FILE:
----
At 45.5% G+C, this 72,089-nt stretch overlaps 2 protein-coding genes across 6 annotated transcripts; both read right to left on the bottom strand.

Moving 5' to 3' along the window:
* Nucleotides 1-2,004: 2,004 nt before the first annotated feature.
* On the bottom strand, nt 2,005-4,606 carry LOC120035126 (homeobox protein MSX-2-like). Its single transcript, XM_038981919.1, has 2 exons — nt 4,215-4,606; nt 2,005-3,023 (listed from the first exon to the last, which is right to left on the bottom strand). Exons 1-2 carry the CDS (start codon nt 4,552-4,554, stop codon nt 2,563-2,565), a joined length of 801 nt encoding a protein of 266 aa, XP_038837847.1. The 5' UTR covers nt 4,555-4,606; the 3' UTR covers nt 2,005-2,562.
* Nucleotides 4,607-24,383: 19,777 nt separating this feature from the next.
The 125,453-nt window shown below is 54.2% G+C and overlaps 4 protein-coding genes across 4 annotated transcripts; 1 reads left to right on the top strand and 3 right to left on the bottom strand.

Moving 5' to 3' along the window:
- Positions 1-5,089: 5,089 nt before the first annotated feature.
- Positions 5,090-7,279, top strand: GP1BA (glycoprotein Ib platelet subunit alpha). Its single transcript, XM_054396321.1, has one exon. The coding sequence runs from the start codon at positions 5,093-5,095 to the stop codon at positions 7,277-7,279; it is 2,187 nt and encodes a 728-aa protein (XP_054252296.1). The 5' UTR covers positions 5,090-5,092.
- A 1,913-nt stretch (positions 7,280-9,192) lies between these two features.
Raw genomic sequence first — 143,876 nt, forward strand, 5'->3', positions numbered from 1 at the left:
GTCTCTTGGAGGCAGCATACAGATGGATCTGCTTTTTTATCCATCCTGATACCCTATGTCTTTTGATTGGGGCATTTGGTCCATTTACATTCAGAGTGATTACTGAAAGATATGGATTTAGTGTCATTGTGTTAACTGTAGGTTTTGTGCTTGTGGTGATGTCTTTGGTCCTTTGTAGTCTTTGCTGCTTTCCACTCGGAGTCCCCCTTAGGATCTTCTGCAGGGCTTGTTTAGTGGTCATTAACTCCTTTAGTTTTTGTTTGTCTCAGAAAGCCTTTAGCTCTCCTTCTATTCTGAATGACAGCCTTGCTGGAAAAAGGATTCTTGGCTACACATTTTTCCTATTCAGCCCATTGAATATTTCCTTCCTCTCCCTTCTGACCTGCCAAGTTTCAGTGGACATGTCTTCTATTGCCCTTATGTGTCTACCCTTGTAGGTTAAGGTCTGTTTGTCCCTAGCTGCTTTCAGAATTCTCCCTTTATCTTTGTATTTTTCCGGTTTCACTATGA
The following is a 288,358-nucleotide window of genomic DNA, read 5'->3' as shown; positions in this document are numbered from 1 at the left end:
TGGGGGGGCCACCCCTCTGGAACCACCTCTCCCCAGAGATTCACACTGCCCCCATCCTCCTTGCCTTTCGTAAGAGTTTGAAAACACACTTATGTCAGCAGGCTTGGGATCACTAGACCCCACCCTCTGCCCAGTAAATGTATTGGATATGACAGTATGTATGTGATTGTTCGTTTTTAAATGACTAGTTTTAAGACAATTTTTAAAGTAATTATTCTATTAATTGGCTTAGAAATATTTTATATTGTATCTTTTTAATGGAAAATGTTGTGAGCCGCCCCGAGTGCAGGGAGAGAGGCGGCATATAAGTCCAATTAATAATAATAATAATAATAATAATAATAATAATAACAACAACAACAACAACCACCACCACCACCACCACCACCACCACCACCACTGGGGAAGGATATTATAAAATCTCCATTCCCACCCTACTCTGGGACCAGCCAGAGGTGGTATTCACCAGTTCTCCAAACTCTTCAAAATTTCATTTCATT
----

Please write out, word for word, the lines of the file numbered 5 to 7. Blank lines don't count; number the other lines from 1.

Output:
* Nucleotides 4,607-24,383: 19,777 nt separating this feature from the next.
The 125,453-nt window shown below is 54.2% G+C and overlaps 4 protein-coding genes across 4 annotated transcripts; 1 reads left to right on the top strand and 3 right to left on the bottom strand.

Moving 5' to 3' along the window: